Diana Syrett, Managing Director of one of our top suppliers, Kerala Connections: “My husband and I are both vegetarian and it is one of the reasons we love south India so much, as it is the easiest place on the planet to be vegetarian. You can get meat, and because they have about 25 percent Christians and 25 percent Muslims, there is a lot of fish eaten. Interestingly, beef is eaten in Kerala; it is only one of two states in India that is licensed to eat it.“

Planning your time

Rajat Kumar, from our supplier explorIndya, lives within the Nilgiri Mountains, close to the border with Karnataka: “Two weeks is a good amount of time to gain a deeper understanding of the whole of Karnataka, although it all depends on the traveller. Perhaps 10 days exploring the south, southwest and central areas is more appropriate before deciding on a bit of time to relax in either Goa or Kerala.”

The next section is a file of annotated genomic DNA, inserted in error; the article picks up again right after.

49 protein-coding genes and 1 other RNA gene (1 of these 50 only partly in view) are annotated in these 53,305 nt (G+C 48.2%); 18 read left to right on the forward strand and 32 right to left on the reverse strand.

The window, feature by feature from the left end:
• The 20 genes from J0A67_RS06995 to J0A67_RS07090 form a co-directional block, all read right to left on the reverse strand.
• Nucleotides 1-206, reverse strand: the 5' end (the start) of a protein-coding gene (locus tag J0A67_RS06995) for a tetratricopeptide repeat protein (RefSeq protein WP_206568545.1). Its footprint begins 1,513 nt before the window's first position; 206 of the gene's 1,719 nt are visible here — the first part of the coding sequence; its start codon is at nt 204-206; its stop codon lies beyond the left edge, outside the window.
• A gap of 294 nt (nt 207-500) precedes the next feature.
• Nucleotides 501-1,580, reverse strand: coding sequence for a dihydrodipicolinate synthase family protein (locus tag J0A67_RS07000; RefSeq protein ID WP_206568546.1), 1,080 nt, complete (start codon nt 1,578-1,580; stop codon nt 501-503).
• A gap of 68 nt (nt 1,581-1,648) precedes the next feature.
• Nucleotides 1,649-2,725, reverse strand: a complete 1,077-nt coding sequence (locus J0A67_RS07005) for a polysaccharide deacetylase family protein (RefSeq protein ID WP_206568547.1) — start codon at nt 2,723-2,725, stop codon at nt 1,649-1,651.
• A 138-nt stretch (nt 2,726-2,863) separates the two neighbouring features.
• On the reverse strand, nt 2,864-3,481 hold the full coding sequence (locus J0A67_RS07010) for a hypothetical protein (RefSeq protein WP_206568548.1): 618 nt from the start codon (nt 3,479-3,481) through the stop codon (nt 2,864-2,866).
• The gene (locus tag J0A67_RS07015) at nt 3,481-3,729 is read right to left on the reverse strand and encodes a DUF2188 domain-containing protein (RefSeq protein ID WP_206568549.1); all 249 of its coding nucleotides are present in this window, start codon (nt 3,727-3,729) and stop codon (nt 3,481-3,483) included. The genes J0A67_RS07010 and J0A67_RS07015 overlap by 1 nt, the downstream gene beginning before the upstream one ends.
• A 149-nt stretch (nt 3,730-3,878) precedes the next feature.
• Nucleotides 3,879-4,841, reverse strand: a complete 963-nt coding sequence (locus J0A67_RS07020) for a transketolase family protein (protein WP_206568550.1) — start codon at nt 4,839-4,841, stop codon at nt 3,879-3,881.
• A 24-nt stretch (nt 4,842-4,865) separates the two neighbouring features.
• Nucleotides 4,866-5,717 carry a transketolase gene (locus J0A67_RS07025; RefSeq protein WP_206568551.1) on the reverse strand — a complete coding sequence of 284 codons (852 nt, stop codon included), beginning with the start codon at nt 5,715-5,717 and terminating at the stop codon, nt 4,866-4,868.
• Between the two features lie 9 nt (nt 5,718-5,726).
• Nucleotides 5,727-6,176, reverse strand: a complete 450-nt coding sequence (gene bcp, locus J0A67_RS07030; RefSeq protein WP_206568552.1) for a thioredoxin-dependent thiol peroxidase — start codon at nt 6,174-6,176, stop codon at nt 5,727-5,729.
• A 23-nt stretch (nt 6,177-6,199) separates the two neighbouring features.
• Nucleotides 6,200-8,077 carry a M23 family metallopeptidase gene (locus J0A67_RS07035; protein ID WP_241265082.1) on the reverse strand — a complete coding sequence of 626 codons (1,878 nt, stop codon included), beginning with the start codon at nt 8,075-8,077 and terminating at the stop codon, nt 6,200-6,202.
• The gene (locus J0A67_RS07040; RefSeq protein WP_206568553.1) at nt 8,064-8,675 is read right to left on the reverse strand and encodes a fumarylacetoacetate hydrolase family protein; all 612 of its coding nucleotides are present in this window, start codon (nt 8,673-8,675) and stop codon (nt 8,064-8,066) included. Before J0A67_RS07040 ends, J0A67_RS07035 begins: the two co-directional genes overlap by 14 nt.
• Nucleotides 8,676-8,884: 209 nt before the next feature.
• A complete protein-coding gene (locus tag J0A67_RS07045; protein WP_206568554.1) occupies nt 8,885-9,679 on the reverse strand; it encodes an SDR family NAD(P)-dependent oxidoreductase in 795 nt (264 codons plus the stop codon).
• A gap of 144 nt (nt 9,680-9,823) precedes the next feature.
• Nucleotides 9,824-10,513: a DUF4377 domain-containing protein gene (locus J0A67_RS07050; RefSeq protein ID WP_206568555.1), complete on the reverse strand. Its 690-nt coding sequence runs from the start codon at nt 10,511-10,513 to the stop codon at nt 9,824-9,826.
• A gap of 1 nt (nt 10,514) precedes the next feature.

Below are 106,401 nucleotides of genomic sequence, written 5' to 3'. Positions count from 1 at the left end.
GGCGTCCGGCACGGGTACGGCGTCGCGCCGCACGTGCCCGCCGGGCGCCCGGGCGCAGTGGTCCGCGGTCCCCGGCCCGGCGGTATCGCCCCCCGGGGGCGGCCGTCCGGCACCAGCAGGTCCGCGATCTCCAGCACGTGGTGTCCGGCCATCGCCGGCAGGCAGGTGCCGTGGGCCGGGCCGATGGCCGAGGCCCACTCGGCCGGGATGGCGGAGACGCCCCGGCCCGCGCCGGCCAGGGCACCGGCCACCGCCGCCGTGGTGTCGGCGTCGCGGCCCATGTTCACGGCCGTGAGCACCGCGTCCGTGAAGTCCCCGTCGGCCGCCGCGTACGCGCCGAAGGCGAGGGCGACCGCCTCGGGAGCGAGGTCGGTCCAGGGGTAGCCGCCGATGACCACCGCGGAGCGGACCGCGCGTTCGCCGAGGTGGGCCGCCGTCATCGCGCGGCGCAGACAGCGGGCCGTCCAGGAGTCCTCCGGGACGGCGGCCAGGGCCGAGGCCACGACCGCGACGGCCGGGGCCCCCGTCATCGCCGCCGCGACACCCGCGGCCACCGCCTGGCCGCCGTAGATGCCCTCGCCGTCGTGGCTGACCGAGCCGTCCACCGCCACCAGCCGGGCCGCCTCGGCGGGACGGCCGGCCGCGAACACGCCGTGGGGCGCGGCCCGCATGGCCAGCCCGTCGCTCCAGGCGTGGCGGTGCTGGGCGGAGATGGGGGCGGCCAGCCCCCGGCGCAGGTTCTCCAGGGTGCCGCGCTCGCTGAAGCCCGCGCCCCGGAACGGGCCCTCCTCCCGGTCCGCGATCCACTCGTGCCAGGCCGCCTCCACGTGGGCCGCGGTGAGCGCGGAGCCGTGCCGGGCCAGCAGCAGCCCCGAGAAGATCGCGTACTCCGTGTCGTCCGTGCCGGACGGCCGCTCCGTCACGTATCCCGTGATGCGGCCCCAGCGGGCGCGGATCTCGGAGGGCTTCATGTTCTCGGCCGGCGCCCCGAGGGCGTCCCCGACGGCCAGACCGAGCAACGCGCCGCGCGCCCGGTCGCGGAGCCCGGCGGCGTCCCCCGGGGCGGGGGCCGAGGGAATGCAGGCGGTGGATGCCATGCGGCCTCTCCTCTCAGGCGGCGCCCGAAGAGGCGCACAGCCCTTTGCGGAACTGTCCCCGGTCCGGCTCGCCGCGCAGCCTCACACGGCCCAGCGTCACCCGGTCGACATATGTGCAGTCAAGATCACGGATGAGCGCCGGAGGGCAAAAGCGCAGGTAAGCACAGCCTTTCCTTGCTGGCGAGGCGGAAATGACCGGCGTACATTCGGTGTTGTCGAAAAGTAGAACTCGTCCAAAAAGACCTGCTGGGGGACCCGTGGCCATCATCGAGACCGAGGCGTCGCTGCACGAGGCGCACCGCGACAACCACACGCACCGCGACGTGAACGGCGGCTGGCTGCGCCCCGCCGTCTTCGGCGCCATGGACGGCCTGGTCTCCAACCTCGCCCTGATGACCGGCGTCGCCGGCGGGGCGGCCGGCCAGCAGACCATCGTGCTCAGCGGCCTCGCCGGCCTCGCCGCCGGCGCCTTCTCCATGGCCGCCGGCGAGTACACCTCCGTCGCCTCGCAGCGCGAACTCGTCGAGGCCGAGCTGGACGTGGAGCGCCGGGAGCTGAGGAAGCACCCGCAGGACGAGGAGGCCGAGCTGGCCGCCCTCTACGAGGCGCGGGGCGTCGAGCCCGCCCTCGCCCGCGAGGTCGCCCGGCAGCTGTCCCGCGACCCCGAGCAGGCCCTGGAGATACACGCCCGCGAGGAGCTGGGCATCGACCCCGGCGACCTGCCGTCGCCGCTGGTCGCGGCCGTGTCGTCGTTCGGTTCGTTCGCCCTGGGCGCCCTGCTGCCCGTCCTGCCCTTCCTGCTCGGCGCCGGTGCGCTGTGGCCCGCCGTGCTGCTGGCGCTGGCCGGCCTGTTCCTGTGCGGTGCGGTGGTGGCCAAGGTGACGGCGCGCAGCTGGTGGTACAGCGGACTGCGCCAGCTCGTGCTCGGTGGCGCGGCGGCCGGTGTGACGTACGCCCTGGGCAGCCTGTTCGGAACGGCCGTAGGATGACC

Karnataka tips

Sanjay Oberoi, from our supplier Bespoke India Travel, highlights where to meet local people in Karnataka: “Visits to city markets in Bangalore or rural markets in places like Coorg, Kabini, Badami, Hampi, and Bijapur provide some excellent opportunities to interact with local people. Aside from driving on the scenic Konkan Highway, the best way to enjoy the coastline of Karnataka is to take the train which features around 10 stations from Kerala to Goa. It really is a lovely route and a great way to have an authentic Indian experience, if you have the time.”
If you'd like to chat about India or need help finding a holiday to suit you we're very happy to help.
Rosy & team.
01273 823 700

Health & safety



  • Visit your GP six to eight weeks before departure to ensure you are up to date with any necessary vaccinations.
  • South India has a very advanced emergency medicine system. See NHS site Fit for Travel for more details. Do take out comprehensive travel insurance that covers emergency evacuation and repatriation.